The US Coast Guard is currently considering whether or not to begin burning off the oil which is currently collecting in the Gulf of Mexico following the breakdown of the BP controlled Oil Rig “Deepwater Horizon”.
Coast Guard Rear Adm Mary Landry, who is responsible for the American cleanup operation, told reporters today that the robotic submarines – widely reported by many news wires to be providing an “unprecedented” fix to the 42,000 gallons of oil that are currently pouring into the ocean every day – “could take months” to seal off the flow of oil.
BP, one of the firms leasing and in charge of the Deepwater Horizon when it sank, have been unsuccessful in their attempts to shut off an underwater emergency stop valve at the bottom of the riser, which sits 5,000 feet below the surface.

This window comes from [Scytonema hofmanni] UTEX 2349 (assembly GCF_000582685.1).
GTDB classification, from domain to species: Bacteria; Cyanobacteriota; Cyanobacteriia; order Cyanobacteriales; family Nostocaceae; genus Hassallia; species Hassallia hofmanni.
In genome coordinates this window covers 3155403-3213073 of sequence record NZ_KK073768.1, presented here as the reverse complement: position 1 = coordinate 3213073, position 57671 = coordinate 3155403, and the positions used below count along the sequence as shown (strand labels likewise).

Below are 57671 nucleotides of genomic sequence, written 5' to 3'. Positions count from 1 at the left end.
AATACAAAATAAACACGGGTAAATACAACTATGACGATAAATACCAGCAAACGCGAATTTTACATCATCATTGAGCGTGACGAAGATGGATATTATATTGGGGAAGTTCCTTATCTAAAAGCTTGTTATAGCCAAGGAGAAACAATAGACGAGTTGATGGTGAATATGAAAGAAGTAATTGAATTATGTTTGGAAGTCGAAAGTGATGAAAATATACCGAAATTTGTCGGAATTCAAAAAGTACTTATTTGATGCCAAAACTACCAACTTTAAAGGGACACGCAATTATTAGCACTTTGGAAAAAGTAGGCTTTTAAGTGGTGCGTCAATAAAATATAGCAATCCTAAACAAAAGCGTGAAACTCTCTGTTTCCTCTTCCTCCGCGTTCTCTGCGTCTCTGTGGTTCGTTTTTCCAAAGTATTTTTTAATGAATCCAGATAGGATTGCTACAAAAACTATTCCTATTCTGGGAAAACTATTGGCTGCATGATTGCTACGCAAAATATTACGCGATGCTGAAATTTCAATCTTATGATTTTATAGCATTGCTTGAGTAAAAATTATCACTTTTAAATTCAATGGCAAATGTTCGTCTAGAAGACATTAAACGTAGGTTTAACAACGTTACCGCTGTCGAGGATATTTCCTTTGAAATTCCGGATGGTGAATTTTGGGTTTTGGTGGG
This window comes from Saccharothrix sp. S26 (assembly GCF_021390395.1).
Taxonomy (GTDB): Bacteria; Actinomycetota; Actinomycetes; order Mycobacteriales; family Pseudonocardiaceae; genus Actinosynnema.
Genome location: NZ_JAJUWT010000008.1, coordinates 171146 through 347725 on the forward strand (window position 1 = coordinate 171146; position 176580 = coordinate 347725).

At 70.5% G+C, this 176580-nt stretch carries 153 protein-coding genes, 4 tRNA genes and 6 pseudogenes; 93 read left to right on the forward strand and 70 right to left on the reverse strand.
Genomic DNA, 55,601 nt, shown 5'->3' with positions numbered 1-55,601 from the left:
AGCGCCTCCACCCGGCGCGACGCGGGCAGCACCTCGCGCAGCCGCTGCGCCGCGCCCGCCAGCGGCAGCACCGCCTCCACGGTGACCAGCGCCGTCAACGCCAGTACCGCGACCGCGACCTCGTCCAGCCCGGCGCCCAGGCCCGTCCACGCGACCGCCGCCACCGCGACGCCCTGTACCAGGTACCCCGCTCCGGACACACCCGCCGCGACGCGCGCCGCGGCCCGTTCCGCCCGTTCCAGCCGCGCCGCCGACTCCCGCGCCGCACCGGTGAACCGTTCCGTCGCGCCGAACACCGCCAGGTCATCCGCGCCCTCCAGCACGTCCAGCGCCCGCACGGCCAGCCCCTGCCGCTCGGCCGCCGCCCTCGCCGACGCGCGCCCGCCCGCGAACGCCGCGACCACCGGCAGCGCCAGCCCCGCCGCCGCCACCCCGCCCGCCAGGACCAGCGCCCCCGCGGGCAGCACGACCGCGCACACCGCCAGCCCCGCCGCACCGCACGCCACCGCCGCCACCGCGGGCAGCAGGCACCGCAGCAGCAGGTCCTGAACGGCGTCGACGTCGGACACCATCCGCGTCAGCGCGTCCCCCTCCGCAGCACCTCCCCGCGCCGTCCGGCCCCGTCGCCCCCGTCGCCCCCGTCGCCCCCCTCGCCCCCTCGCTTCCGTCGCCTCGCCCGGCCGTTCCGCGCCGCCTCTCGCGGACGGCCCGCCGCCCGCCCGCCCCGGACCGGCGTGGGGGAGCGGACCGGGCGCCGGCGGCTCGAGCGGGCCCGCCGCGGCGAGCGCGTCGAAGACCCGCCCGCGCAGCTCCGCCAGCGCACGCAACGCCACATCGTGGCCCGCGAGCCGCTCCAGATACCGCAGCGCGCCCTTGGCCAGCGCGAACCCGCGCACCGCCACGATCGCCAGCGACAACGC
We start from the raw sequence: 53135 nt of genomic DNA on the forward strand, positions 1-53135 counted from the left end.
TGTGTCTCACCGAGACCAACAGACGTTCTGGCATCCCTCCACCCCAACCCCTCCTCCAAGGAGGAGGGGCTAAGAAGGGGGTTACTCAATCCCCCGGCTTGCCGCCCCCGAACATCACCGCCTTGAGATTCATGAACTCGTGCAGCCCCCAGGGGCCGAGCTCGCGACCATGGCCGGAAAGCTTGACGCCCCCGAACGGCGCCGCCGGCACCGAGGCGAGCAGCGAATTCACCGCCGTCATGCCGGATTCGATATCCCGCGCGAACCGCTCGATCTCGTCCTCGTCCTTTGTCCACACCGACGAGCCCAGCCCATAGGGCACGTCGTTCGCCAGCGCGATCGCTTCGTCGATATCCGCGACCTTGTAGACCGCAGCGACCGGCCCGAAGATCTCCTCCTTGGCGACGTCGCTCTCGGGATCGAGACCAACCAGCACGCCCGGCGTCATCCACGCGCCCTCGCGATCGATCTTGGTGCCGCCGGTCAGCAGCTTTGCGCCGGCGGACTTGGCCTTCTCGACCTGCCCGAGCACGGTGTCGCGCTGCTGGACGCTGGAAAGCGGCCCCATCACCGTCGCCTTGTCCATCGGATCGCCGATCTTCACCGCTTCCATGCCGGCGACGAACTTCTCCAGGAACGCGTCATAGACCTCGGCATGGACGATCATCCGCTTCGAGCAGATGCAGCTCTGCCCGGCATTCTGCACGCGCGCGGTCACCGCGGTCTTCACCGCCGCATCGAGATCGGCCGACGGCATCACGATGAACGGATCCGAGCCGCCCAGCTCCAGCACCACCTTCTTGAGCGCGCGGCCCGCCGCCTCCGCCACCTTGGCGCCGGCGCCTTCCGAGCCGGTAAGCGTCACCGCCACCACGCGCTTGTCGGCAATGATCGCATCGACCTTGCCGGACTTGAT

As a result, they must try to seal off at least two leaks and the open end of the drill pipe using “domes” which collect the oil and send it to ships waiting at the surface. Such a step has been successful in the past, but never in water this deep. It is expected to take between two and four weeks before this option could be operational.
BP are also set to drill a ‘relief well’ to stem the flow, but this measure, also described as ‘experimental,’ will take more than two months.
Following the unsuccessful emergency stop valve, this oil leak has the potential to become one of the worst in US history, hence the Coast Guards’ decision to undertake controlled burns on petroleum collected between special vessels, which would minimise the impact on the shore when the massive oil slick – now visible from space – meets with the Louisiana coastline.
The Deepwater Horizon oil slick now covers over 25,000 square miles and is within just 20 miles of the Louisiana coast.